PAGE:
Artists have long supplemented their larger practice by making prints: original works, usually on paper, created in numbered editions and produced in collaboration with some kind of press.
There are many different types of prints, and the process is constantly evolving, but below our Gallery Director Tabitha explores the four most common techniques you will hear about:
Using an etching needle, an artist scratches an image onto a metal plate covered with wax. This plate is then submerged in acid, which eats into the metal exposed by the scratched lines. The longer the plate is left in the acid, the deeper and darker the line will be. The plate is cleaned, inked, and cleaned again, leaving only the incised lines filled with ink. Dampened paper and a protective cloth are placed over the plate, which is squeezed through an etching press — the pressure forcing the paper into the etched lines to pick up the ink. The image is printed in reverse, and an indentation, known as the ‘plate mark’, is left by the plate’s edges.
The artist draws onto stone or a plate (often metal, but other materials can be used) using a grease-based medium — normally special lithographic crayons, or greasy ink known as tusche. The plate is then treated with a chemical solution that ensures the image will attract printing ink, and that blank areas repel ink and attract water. A solvent fixes the image, and the surface is dampened with water. Oil-based ink is then applied to the stone with a roller, adhering only to the image. Finally, the plate is placed on a lithographic press and covered with damp paper and board — a pressure bar ensuring force is evenly applied across the image. The image is printed in reverse, with separate plates used for complex images and multiple colours. This technique allows the artists to freehand draw which makes the final work much more painterly.
An image is cut into a sheet of paper or plastic film, creating a stencil. This stencil is then placed in a frame, which has a layer of fine mesh stretched across it, forming a ‘screen’ (initially silk was used, hence one will often see the term Silkscreen). A sheet of paper is placed below the screen, and ink is pushed through the stencil from above, using a rubber blade or squeegee. Only cut-out portions of the stencil print. In addition to stencils, a photographic image can be reproduced on the screen using light-sensitive gelatins. This technique has the effect of layered paint.
An image is sketched on a block of wood before the surface is carved into with gouging tools. The resulting raised portions of the block are then coated in ink using a roller. A sheet of paper is placed on top and pressure is applied, leaving an impression of the block’s raised areas in reverse. Woodcut is the oldest printmaking process
Original Print or Copy?
Original prints are distinct works independent from any other body of the artist’s work, an image that is made and then transferred to paper via ink as many times as the edition requires. Fine art prints result from a close collaboration between the artist and the print studio. Printers — the people who work with the artist to produce an edition — are highly skilled technicians, and are often artists in their own right, they are typically referred to as Master Printers.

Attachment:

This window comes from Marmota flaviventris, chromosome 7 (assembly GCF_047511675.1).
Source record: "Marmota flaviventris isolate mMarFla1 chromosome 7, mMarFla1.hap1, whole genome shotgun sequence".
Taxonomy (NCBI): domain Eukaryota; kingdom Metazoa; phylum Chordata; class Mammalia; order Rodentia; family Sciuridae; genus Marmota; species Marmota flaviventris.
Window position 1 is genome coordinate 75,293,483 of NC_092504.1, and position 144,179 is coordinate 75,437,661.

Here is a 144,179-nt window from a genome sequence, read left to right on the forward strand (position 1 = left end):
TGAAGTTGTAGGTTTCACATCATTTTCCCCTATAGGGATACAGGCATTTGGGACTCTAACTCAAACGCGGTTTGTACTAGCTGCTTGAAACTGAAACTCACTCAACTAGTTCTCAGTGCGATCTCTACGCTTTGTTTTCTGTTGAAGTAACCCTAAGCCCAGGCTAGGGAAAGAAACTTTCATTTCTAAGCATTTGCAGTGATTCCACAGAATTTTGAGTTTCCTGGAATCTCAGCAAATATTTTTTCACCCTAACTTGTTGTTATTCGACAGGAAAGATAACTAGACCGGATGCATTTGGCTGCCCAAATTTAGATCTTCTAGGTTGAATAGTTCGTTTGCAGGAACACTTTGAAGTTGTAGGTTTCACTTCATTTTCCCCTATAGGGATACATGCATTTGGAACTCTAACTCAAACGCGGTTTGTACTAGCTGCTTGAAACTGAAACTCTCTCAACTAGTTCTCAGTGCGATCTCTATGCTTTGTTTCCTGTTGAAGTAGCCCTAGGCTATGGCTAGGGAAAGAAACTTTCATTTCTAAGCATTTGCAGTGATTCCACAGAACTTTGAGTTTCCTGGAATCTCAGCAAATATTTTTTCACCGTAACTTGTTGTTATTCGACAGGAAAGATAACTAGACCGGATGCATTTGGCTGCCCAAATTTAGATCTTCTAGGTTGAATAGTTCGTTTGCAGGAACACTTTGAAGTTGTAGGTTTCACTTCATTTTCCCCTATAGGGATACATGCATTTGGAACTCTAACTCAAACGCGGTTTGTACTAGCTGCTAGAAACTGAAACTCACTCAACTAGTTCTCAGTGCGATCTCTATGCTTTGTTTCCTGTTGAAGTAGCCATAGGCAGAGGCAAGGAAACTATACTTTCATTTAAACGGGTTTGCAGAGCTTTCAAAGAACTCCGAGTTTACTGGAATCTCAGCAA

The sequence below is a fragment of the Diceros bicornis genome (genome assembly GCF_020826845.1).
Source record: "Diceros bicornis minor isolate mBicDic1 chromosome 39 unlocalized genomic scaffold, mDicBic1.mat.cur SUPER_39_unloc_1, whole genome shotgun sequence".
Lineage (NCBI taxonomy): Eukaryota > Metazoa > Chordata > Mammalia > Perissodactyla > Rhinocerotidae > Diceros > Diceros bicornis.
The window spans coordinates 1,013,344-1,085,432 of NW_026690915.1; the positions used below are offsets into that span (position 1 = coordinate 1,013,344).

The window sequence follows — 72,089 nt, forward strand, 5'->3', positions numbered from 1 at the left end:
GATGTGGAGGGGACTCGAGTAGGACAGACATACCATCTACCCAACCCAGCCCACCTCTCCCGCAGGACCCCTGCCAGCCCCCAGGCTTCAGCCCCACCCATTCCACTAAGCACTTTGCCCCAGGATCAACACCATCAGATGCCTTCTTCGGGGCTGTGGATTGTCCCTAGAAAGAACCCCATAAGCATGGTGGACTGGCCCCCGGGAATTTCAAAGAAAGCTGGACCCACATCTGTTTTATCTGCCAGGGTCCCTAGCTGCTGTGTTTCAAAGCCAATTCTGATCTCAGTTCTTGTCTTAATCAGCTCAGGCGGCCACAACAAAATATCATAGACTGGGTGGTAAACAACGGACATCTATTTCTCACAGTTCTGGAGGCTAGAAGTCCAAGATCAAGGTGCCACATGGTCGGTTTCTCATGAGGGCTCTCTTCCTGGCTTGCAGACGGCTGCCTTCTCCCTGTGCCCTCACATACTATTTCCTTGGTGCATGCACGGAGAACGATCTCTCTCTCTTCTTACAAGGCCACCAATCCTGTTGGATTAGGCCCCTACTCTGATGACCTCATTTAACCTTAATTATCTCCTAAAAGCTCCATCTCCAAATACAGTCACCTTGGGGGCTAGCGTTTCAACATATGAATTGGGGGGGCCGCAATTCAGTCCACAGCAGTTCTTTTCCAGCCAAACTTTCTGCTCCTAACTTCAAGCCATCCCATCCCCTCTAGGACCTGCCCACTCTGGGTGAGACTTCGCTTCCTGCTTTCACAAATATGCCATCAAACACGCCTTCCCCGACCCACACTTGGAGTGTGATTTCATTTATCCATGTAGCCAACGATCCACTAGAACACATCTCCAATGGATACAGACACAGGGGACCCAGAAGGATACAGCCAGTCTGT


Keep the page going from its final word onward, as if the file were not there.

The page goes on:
As a result they are true works of art, and as important to the artist’s oeuvre as drawings or other works on paper.
An original print is a unique artwork, it is generally produced as a limited number of impressions, known as an edition, and each print is given an edition number, typically written as a fraction — for example, 24/50. The number to the right of the slash indicates the edition size while the figure to the left is the individual print’s number. Numbering the print is often done by the print studio.
An artist may also produce a limited number of artist’s proofs, often marked A/P, that are identical in nature to the standard edition. Here again, fractions may be used to indicate the total number of proofs, and the print number (e.g. A/P 1/4). Other proofs may be made at an earlier stage, as the artist and printer develop an image or test different compositions. These are known as state proofs, trial proofs or colour proofs. These can be unique, with differences in colour combinations, paper types or size.
There are often proofs reserved as a gift for the printer, these are known as Printer’s Proofs and will often have PP written on them.
When the image is perfected, a proof is made and signed B.A.T. (an abbreviation of the French bon à tirer, or ‘ready to print’). The rest of the edition is matched to this image, which is unique and traditionally kept by the printer.
Hors commerce is French for 'before trade.' You may see this on a print as H.C. These proofs are typically reserved for the publisher, but are often released into the market as well.
Are all prints signed? What does it mean if I find a print without an artist’s signature?
The majority of the prints sold are signed — though not all prints are issued with a signature. Warhol and Picasso both stamp-signed some of their prints, and some larger portfolio editions were only signed on the title page. Don’t be alarmed if a print is only initialed. It doesn’t mean that it is worth less — indeed, some artists only initial their prints.
How should I care for my print?
How you frame your print is the most important long-term decision you make when it comes to caring for and keeping the piece. Make sure you go to a reputable framer: it’s worth paying for a print to be properly mounted using the right materials and use UV perspex or glass.
Three key tips: if a print has bright colours, don’t hang it in direct sunlight; ensure a print is kept away from any source of moisture; don’t trim the sheet to try to fit it into a smaller frame.